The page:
Pickled, raw, broiled, grilled, steamed, and fried are just some of the ways to cook herring, a small, oily fish that’s found worldwide. It’s neither a strong-tasting fish like salmon, nor a mild one such as cod, and it’s much smaller than both. Herring is strongly associated with Eastern European, English, Scandinavian, and German cuisine, though some parts of Asia and the Caribbean have also taken to the food. Herring is a versatile fish beloved for its small size, firm and silky flesh, and ability to be prepared in a variety of ways.
Herring doesn’t grow longer than 16 inches or so, and it is found worldwide in both fresh and salt water. This means herring is common in cuisines all over the world.
Herring moves in schools, with a single school hosting around three billion. It has a fairly long life span, lasting up to 15 years in the wild. Those that are caught young and small are often mistaken for sardines, and in some cases are marketed as such.
In the kitchen, herring often gets preserved, often either smoked or pickled. These iterations generally are found in countries such as Russia, Poland, Scandinavia, Great Britain, and the Netherlands. Pickled herring has a lot of holiday ties and remains one of the most common things served on Christmas Eve in Poland, Lithuania, and Ukraine. In Germany, Poland, the Czech Republic, and Scandinavia, herring is a lucky food served on New Year’s Eve, symbolizing prosperity.
Smoked herring is common in the Caribbean, Ireland, England, and parts of North America. Most of the time smoked herring falls under the moniker of kippers, and is cold smoked long enough to tint the flesh red.
There are many ways to cook and prepare herring, such as from boiling, frying, smoking, roasting, grilling, and pickling. Smoked or pickled herring makes a nice accoutrement to an appetizer spread, and is often served at breakfast in Scandinavian countries. Most fresh herring has to be cooked right away as it gets pungent fast, and although it can be filleted fresh for the grill, pan-fried, or deep-fried, most herring is cured for consumption. Pickled herring is the most common way to eat herring, which requires a vinegar, salt and sugar mixture that often includes onion, bay leaves, and peppercorns.
Other ways to prepare herring include baking the fish whole (with or without heads) after stuffing it with herbs and spices. Coating it in breadcrumbs and deep frying can be delicious, though you can’t necessarily get the nuances of the fish this way. There’s also grilling; typically the fish is filleted and marinaded or at the very least treated with salt, pepper, and oil.
When eaten fresh, herring has a distinct flavor similar to a sardine. It’s an oily fish so it flakes off in moist chunks, and the rich fatty components give herring a hearty body that’s fulfilling and coats the palate. Pickled herring tastes quite different and tends to have a vinegary bite that works well with cream cheese, sour cream, onions, and grainy breads.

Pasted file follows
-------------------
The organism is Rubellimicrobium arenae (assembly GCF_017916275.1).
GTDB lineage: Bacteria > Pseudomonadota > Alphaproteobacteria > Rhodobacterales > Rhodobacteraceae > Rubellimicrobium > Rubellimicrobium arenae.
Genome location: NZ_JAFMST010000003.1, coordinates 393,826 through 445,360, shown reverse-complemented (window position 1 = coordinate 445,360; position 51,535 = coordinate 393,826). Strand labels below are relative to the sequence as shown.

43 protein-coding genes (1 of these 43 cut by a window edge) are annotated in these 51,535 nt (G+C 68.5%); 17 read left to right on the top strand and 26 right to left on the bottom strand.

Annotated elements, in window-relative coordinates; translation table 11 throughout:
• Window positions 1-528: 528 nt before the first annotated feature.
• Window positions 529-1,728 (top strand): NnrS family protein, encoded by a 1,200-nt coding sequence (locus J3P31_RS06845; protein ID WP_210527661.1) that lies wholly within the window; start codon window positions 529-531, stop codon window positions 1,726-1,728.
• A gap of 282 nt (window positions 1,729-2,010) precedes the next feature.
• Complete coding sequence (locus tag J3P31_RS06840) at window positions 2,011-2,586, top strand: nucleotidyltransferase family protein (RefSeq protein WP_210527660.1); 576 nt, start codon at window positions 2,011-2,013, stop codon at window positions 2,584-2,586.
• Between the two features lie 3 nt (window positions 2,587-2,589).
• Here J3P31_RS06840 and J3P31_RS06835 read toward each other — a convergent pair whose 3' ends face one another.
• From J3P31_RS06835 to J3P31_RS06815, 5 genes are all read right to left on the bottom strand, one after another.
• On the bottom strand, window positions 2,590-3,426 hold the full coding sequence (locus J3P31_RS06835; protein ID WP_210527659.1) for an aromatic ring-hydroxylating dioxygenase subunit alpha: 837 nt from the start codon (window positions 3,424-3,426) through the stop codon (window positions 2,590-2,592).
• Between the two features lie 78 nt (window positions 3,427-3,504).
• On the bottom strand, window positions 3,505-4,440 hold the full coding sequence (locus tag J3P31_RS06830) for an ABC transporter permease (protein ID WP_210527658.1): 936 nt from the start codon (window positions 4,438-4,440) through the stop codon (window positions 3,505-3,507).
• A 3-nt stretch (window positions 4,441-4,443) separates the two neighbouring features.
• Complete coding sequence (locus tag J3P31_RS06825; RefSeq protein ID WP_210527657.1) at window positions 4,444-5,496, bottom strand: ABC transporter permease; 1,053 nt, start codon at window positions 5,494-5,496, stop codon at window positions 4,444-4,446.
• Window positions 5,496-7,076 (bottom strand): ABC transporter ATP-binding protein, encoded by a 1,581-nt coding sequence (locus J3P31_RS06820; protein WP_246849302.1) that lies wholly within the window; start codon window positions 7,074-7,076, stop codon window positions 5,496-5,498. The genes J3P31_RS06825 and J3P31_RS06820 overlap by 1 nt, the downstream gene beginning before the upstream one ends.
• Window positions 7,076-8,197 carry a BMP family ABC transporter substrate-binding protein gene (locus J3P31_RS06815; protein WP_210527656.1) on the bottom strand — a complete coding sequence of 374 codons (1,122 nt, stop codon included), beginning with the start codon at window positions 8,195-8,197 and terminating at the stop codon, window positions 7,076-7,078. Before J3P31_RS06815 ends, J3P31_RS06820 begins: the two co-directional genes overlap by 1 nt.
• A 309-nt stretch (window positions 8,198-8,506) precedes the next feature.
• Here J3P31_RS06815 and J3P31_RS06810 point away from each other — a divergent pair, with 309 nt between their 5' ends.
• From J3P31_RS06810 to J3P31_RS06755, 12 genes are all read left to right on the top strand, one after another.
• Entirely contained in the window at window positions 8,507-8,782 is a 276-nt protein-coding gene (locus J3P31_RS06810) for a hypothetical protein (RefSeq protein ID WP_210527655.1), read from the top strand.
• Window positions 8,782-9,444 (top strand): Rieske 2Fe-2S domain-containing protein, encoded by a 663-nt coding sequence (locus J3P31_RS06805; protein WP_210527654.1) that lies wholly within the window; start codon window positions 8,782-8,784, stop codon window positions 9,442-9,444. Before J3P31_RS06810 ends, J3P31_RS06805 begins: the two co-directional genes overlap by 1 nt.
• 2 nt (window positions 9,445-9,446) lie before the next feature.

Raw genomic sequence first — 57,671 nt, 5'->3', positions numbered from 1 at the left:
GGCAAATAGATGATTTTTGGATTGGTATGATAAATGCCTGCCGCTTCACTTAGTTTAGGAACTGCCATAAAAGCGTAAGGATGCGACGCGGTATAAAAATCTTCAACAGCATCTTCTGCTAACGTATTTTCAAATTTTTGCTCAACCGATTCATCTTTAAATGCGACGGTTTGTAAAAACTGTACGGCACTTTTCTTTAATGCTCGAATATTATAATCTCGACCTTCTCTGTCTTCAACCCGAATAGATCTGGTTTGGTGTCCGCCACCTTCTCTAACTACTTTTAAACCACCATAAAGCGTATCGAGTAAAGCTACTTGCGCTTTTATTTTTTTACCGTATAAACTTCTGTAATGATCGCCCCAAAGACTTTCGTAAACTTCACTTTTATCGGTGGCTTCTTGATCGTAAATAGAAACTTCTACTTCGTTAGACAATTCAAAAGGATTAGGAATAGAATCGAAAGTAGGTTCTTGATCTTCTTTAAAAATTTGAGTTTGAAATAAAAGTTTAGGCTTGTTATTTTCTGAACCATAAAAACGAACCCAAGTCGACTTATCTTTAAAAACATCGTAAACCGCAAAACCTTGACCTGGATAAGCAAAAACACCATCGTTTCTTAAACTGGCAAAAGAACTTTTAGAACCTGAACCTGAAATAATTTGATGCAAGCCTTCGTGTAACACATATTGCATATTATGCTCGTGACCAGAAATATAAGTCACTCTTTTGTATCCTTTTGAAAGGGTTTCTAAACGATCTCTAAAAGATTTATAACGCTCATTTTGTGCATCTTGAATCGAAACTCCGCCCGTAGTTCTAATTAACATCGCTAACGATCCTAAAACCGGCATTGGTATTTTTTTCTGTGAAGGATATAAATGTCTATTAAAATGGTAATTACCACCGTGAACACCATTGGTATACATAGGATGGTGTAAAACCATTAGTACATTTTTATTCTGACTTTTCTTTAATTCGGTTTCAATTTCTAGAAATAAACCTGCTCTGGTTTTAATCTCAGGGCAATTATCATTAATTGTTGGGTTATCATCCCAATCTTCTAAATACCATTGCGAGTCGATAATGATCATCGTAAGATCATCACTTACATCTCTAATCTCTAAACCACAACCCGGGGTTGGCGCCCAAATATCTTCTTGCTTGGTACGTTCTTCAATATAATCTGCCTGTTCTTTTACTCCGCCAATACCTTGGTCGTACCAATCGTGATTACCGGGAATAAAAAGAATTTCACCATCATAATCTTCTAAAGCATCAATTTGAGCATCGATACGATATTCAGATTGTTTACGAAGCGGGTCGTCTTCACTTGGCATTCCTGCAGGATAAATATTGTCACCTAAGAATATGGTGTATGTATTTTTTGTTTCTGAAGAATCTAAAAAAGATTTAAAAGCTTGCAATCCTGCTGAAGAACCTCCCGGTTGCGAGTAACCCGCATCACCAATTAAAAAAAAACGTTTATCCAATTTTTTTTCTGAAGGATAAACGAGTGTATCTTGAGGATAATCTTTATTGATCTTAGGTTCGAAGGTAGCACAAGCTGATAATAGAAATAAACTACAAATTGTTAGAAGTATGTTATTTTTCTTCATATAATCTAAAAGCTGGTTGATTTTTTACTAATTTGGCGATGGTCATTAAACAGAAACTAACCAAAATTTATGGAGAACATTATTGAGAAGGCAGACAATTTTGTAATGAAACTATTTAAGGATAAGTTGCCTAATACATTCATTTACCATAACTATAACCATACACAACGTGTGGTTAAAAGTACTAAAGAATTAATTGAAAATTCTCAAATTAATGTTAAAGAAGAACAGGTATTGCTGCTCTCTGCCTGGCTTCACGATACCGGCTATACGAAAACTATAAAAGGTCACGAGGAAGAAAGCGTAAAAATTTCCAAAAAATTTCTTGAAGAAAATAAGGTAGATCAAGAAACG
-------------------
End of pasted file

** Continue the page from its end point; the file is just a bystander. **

Herring and sardines often get confused with each other, though despite the similarities there are some differences. First of all, while both fish are in the Clupeidae family, not all herring are in this family. Furthermore, sardines are in the genera Dussumieria, Escualosa, Sardina, Sardinops, and Sardinella, and herring are the genus Clupea. Because herring and sardines have a lot in common, some fisheries classify them the same way, calling them both as sardines. That means if a can of sardines gets cracked open at happy hour, it could be young herring instead. Both are oily fish that swim in schools and have the same silvery fins with a touch of blue and black to them.
Herring can be broiled, sauteed, fried, baked, and even pickled. The popular appetizer rollmops is a German food featuring pickled herring rolled around a gherkin or pickled onion. Pickled herring salad also proves prevalent in Russian cuisine, most notably Herring Under a Fur Coat, a layered dish featuring the fish along with grated boiled vegetables, onion, mayonnaise, hard-boiled eggs, and shaved beets. Try it out in one of these traditional dishes and then experiment with herring in other ways.
Canned and pickled herring get sold at many Eastern European specialty stores, both physical ones and online. It’s a popular dish in Jewish cuisine, and visiting a Jewish deli or grocery is a good way to find it.
Some fishmongers may sell herring fresh, but it’s not common unless you happen to live in a country in which it’s consumed heavily. Smoked herring is more readily available canned and under the name kippers.
Like most fresh fish, herring should be eaten within a couple days of consuming. Otherwise, freeze it for up to six months in an airtight container.
Once opened, pickled herring can last in the refrigerator for around three months. Canned smoked herring can be kept in packaging on the shelf until the expiration date, but once opened it’s best to refrigerate until ready to finish. Since it comes packed in oil, it can last for months stored this way.